Thanksgiving cactus blooms
Crab cactus has short, tubular flowers with spreading petals which last from November to March. The Thanksgiving cactus bloom comes in many color varieties, from white, peach, pink, salmon, red and orange shades.
The shape of the flowers are similar to fuchsia blooms. Their weight on the end of the flat leaves gives the plant a droopy growing habit.
These plants are often sold by the big box stores in the fall with buds already formed, so they will definitely flower the first year.
How to get a Thanksgiving cactus to bloom
Getting the plant to flower in subsequent years means tricking it a bit.
The plant requires cool temperatures and shorter daylight hours to bloom. If your hardiness zone is such that you get no frost, you can leave the plant outside to experience the weather naturally.
If your temperatures are colder, bring the plant indoors but keep in a very cold room with reduced light until it sets buds.
One easy way to do this is to put the plant in a cool closet with the closed door each evening and take it out the next morning.
The plant will need 12 to 14 hours of total darkness, along with cool night temperatures of 60 to 65 °(F), for about three to four weeks in order to set buds.
When you see buds forming, you can return to normal lighting, but try to keep the plants cool. Plants that are slightly pot bound seem to be better at setting buds.
Too high a temperature, and heat fluctuations, can cause buds to drop. This is also true of a plant that is too dry, or one that has too low a light level.
See my tips for getting a Christmas cactus to rebloom for more information on this process.
Diseases and Insects:
These plants are generally disease free, unless they are overwatered.
Fungal diseases caused from over-watering are something to be on the look out for. This could show itself with limp leaves that look mushy and easily fall off.
If you notice the leaves are turning reddish instead of green, this is an indication of too much sun, too little water, or a lack of phosphorus.
Mealy bugs are an insect that can be a problem for your Thanksgiving cactus. Mealy bugs show up as tiny white insects that have a cotton-like look to them.
To remove mealybugs, use a toothpick or soft toothbrush to take them off. You can also use a cotton swab dipped in rubbing alcohol. Be careful, though. Too much rubbing alcohol can damage the leaves. If other treatments fail, you may want to try a systemic insecticide formulated for indoor plants.
Spider mites are also possible. They are very tiny and hard to see with the naked eye. Evidence of an infestation is fine webbing or speckles on the leaves. Insecticidal soap spray will treat them.
If left untreated they leave a sticky substance on the leaves that can attract mold.
Thanksgiving cactus propagation
It is easy to propagate this houseplant.
Get new plants for free by propagating schlumbergera truncata from leaf cuttings. Cut off a stem with 4 or 5 sections. Dust the end with a rooting hormone and let it callous over for about a week.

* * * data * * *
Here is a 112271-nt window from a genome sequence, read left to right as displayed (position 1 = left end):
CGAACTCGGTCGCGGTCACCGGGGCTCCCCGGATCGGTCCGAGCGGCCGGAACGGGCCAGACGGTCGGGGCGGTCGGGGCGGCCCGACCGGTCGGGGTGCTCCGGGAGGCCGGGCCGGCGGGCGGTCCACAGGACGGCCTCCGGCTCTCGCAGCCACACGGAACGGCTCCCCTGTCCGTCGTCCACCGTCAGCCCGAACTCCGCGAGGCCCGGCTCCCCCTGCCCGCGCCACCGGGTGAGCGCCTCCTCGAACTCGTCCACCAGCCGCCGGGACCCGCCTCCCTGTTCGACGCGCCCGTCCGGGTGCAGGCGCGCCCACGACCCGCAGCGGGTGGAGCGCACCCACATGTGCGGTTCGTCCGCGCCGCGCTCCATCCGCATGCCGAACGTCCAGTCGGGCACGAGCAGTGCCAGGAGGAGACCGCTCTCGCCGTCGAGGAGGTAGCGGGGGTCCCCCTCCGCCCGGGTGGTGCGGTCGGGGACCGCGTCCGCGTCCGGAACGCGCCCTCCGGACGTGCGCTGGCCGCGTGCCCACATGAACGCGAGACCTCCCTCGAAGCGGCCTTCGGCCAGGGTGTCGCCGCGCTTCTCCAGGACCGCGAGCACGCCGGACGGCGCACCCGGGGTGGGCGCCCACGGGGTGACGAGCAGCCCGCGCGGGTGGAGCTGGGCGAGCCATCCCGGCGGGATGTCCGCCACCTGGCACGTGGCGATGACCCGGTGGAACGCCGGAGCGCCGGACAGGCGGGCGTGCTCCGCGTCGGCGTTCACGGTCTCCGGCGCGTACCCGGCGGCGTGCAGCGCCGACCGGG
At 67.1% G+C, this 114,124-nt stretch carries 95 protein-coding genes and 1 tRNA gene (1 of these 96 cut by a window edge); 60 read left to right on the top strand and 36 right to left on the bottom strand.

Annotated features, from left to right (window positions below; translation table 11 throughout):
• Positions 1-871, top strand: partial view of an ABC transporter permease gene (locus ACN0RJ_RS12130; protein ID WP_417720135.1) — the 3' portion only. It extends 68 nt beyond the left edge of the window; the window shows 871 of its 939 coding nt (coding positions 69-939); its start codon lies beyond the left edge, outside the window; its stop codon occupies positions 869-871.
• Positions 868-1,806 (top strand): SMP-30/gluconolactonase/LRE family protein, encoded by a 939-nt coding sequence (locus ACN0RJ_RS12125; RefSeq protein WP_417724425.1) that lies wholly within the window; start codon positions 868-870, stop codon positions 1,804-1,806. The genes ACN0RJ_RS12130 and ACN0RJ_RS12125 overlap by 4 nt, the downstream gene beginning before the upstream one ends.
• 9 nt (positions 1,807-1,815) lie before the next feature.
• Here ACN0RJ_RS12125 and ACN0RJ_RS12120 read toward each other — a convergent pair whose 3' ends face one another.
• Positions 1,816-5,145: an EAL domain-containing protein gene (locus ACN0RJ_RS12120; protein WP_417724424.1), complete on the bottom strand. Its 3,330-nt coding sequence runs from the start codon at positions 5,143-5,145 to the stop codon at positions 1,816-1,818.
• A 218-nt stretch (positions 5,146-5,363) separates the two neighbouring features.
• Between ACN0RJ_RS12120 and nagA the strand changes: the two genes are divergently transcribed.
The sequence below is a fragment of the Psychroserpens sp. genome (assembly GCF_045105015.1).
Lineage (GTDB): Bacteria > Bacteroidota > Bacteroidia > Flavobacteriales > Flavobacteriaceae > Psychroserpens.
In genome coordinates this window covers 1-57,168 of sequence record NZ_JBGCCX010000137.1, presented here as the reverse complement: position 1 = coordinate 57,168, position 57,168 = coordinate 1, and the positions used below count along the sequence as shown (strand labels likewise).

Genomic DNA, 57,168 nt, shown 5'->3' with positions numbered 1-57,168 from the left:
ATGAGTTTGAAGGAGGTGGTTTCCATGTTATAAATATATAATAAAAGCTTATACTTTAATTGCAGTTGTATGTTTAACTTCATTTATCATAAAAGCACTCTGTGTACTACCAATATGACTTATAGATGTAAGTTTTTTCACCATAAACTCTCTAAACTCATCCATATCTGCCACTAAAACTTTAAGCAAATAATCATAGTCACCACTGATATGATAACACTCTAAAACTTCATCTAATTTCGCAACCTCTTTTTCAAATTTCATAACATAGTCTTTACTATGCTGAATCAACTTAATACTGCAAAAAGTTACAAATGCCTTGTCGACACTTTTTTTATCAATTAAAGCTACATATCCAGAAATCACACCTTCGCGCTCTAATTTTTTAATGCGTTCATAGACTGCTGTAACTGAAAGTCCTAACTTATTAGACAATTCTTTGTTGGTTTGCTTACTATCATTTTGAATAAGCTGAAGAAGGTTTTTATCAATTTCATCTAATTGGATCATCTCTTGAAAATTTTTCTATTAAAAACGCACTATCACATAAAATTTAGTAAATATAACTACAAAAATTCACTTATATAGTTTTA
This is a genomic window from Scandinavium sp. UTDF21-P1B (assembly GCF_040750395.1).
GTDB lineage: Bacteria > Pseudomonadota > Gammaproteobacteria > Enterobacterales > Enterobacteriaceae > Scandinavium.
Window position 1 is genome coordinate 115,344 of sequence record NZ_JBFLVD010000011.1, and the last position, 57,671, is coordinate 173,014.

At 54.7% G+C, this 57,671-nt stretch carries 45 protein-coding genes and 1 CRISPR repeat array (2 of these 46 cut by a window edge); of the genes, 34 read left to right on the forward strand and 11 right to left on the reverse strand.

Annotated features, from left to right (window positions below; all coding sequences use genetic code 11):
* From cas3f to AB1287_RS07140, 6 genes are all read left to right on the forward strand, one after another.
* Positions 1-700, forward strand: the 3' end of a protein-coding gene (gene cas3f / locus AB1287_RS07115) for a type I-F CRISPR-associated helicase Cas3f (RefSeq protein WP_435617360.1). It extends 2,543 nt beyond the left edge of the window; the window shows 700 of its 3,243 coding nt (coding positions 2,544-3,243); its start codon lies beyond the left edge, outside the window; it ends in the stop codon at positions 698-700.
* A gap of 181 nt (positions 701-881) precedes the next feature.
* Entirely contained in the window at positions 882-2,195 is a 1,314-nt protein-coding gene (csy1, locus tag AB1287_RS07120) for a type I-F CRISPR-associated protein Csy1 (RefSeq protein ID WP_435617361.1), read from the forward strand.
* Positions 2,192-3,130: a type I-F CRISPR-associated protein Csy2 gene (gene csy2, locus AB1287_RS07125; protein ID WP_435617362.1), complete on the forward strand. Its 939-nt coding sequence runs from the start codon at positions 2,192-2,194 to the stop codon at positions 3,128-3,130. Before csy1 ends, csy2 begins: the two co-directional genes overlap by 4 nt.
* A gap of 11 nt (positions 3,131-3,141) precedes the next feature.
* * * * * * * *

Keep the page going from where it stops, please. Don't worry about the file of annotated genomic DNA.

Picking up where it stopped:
Add some seed starting mixture (affiliate link) to a pot and place the cuttings into it. Sand is also a good rooting medium to use.
Place in bright light but not direct sunlight. Add a humidity tent using a plastic bag or cut off plastic bottle. (Remove it, daily, to let some air in for about an hour.)
Placing the cuttings on a tray with pebbles over water also helps to keep them humid enough until they root.
In about 3 weeks, the cuttings will have rooted and you’ll have new Thanksgiving cactus plants.
The plant will take a few years to bloom, however.
General tips about Thanksgiving cactus
Toxicity of schlumbergera truncata:
The plant is considered a low-toxic plant. See more about the toxicity of other holiday plants here.
For dogs, if large quantities of the plant are eaten, vomiting and diarrhea have been reported, sometimes with blood. Episodes of depression have also been noted.
With small ingestions, there is generally no signs of toxicity.
In cats, ataxia has also been reported. (abnormal gait after ingestion.)
Cold hardiness for false Christmas cactus :
Thanksgiving cactus is generally considered a house plant. You can grow it outdoors, in partial shade, all year long in the warmer zones – 10 and above.
If your temperatures are colder than this, you should grow crab cactus as an indoor plant. It can be moved outside in the summer months and will benefit from this.
Where to purchase Thanksgiving cactus
Thanksgiving cactus plants are available in many locations, starting in the fall. They make ideal holiday gifts for gardeners.
The links shown below are affiliate links. I earn a small commission, at no extra cost to you if you purchase through an affiliate link.
Check the garden center of both Lowe’s and Home Depot. I found my plant at my local Farmer’s market. The plant is also available online:
- Schlumbergera truncata on Etsy – with buds!
- Thanksgiving cactus on Amazon – with orange flowers.
- Hanging basket of Thanksgiving Cactus at Lowe’s Home Improvement – (described as a Christmas cactus, but leaves show the Thanksgiving version.)
Be sure to check out my tips for buying succulents. This gives information on what to look for both locally and when buying online.
Give your Thanksgiving cactus plant the conditions that it requires, and you will enjoy it for many years to come. There are reports from readers stating that their Schlumbergera truncata has been in their families for many decades.
What about you? Do you have a story to share about your family’s holiday cactus? Share it in the comments below!
Pin these Thanksgiving cactus care tips for Later
Would you like a reminder of this post for how to take care of a schlumbergera truncata? Just pin this image to one of your Pinterest succulent boards so that you can easily find it later.
You can also watch our video for schlumbergera truncata care on YouTube.
- Schlumbergera truncata plant
- Organic matter
- Succulent fertilizer
- Hose or watering can
- Add lots of organic matter to the soil of Thanksgiving cactus to ensure it drains well.
- Place the plant outdoors in the shade during the summer months but bring indoors if the temperature will drop below 50 degrees F.
- Place the pot in bright light but not direct sunlight.
- Keep evenly moist during the bloom time, but water lightly the rest of the year, allowing the top layer of soil to dry out before watering again
- Fertilize with a succulent food during bloom time every two weeks.
- The blooming season is from November to March
- Prune well in the spring to encourage a bushier plant.
- Propagate from these leaf cuttings in the spring.
- Only cold hardy in zones 10 and above. In other locations, grow as a houseplant.
- Watch out for mealy bugs, spider mites and root rot from too much watering.